• Promises of a Medicare refund. False promises are not made only during the open enrollment period. Be assured that Medicare representatives will never call you up and ask for money or personal information, such as pretending they will offer you a refund. (If for some reason you are owed a refund, Medicare will simply send the money.)

The bottom line for consumers is to be aware that scammers may view Medicare beneficiaries as attractive targets. If you have questions about a particular offer, you can learn more by going to the official website, www.Medicare.gov, calling 1-800-MEDICARE (1-800-633-4227), or clicking here.

Gambling Casinos Hit with a New Risk: Cyber Attacks

For most gamblers, the big danger in Las Vegas is losing money in a casino. But high-tech criminals have added a new hazard: cyber attacks aimed at capturing gamblers’ personal data.

Class-action lawsuits filed in Nevada District Court charge that Caesars Entertainment and MGM Resorts International failed to protect the data of customers in loyalty programs that were breached in September cyber attacks. The attacks have raised concerns that personal data may be sold on the Dark Web and used in identity theft.

Roulette WheelIn a Sept. 14 filing with the Securities and Exchange Commission, Caesars Entertainment disclosed that hackers captured information about its loyalty program members including their Social Security and drivers license numbers. Caesars said it was trying to make sure the hackers deleted the stolen information. “We have taken steps to ensure that the stolen data is deleted by the unauthorized actor, although we cannot guarantee this result,” Caesars Entertainment said in its SEC filing.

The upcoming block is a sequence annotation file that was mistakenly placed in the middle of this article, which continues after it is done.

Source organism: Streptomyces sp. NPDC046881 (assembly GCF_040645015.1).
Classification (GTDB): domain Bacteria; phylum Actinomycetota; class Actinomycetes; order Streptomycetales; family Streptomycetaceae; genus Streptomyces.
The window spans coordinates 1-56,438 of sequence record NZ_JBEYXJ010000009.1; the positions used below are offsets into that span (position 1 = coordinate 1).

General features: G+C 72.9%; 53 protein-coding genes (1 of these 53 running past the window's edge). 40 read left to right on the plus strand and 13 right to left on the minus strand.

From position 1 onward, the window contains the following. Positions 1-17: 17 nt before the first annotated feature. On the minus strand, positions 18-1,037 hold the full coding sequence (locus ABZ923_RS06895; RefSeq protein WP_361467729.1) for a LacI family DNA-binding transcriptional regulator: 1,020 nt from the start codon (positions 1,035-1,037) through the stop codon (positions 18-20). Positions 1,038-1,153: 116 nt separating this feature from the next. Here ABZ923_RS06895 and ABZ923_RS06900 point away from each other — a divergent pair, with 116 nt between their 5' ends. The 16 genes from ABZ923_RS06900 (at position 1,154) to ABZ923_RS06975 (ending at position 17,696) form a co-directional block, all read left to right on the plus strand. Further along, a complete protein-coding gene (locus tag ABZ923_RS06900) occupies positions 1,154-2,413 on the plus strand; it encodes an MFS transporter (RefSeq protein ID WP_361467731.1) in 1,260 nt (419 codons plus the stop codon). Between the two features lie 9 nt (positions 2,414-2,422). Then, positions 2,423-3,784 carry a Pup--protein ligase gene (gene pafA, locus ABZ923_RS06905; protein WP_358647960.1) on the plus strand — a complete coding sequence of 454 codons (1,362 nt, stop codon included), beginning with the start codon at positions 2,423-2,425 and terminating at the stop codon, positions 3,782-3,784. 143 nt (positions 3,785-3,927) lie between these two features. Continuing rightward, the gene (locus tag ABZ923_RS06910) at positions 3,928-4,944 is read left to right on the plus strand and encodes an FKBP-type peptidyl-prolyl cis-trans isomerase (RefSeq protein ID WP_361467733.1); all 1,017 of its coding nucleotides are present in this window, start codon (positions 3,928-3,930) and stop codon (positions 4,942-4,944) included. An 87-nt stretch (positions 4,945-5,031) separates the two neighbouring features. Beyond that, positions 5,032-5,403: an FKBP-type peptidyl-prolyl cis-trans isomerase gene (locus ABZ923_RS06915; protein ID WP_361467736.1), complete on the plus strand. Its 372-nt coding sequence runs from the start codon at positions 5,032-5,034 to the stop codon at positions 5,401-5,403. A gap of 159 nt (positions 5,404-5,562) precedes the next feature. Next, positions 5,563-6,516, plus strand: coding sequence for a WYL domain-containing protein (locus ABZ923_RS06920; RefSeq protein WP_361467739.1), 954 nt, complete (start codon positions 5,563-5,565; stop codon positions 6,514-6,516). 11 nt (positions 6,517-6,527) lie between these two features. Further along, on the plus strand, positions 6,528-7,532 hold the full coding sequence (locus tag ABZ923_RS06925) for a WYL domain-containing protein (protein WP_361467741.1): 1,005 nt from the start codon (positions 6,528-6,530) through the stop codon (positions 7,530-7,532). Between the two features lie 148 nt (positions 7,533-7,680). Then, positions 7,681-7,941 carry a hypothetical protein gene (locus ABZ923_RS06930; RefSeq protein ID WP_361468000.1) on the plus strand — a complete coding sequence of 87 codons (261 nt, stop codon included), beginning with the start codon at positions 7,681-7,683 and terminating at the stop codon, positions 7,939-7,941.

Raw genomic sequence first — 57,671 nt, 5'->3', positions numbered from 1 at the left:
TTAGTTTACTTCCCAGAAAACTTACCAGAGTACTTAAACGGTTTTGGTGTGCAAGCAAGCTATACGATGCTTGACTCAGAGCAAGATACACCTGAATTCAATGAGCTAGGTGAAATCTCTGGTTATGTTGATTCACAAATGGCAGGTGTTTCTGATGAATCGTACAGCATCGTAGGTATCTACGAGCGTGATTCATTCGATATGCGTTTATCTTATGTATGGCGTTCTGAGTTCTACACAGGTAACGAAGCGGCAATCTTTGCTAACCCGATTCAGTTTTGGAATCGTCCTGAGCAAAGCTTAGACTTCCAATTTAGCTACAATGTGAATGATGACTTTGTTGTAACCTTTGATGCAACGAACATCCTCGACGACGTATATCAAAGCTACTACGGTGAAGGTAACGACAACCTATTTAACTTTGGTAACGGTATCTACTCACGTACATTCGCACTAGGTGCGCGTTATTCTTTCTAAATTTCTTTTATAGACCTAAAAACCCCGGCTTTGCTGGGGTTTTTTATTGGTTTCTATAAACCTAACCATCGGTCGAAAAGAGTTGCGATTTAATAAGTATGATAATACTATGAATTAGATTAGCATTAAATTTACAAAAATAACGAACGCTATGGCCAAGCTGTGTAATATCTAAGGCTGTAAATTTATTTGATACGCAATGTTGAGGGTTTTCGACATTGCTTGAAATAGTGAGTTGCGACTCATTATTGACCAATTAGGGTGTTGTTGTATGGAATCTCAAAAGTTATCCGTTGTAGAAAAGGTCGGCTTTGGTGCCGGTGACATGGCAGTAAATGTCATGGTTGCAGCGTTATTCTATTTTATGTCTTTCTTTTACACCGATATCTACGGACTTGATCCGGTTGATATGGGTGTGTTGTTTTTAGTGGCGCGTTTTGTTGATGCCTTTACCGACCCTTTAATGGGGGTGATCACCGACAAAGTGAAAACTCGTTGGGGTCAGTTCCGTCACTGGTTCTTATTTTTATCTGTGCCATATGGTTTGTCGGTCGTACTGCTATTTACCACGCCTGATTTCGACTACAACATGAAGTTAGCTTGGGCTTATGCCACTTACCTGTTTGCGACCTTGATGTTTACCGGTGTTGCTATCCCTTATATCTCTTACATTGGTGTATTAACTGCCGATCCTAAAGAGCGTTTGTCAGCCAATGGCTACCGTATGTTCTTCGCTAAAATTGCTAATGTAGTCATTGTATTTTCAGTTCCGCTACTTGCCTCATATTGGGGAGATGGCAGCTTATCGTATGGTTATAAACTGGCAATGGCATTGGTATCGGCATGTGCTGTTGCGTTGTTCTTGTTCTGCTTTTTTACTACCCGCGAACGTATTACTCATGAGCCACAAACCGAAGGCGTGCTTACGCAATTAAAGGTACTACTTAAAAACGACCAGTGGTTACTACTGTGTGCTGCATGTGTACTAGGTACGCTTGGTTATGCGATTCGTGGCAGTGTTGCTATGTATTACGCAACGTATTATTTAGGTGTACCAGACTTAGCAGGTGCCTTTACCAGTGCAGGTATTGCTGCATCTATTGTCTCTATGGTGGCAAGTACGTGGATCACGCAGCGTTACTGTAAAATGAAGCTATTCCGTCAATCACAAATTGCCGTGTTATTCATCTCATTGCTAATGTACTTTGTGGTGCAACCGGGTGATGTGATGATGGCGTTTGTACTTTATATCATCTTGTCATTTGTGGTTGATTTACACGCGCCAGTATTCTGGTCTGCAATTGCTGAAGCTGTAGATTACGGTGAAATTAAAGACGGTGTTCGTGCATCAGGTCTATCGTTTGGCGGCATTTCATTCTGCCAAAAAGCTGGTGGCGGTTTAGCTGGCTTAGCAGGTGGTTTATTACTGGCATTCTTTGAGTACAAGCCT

MGM said in a Sept. 12 press release that it had notified law enforcement of a data breach and had shut down a handful of data systems around the United States. The disruption is estimated to cost the casino a giant $100 million. “The Company will continue to implement measures to secure its business operations and take additional steps as appropriate,” MGM said in the release.

Better Business Bureau: Top Five Scams to Watch For

BBB LogoBased on reports from consumers in 2022, the Better Business Bureau of Washington DC, Eastern Pennsylvania and Philadelphia published a list of most common scams faced by the public. These frauds include everything from high-tech swindles to time-worn hustles, but the message to consumers is consistent: Buyer beware in today’s marketplace.

According to the Better Business Bureau, the Top Five Scams are:

  1. Online purchases. In this fraud, you spot something you like online and send money. But the product never arrives – or it isn’t the product you thought you were paying for.
  2. Fake job offers. Job applicants are informed they landed a job and should give their new “employer” personal information or pay a fee for training. But there’s no job, and the scammer vanishes.
  3. Cryptocurrency scams. Many frauds involve cryptocurrency – a form of digital currency that is not backed by a government or central bank. In one tactic, scammers lure victims into get-rich-quick ventures or Ponzi schemes that are designed purely to get money from victims.
  4. Home improvement offers. Door-to-door solicitors may offer quick repairs at appealing prices. But once the work begins, they pretend to find a new problem and demand a much higher payment. Or they take payment without performing the promised work.
  5. Advance fees from phony lenders. A scammer who pretends to be a real lender offers a loan in return for an up-front payment. But once the borrower pays it, the phony lender disappears without ever providing the loan.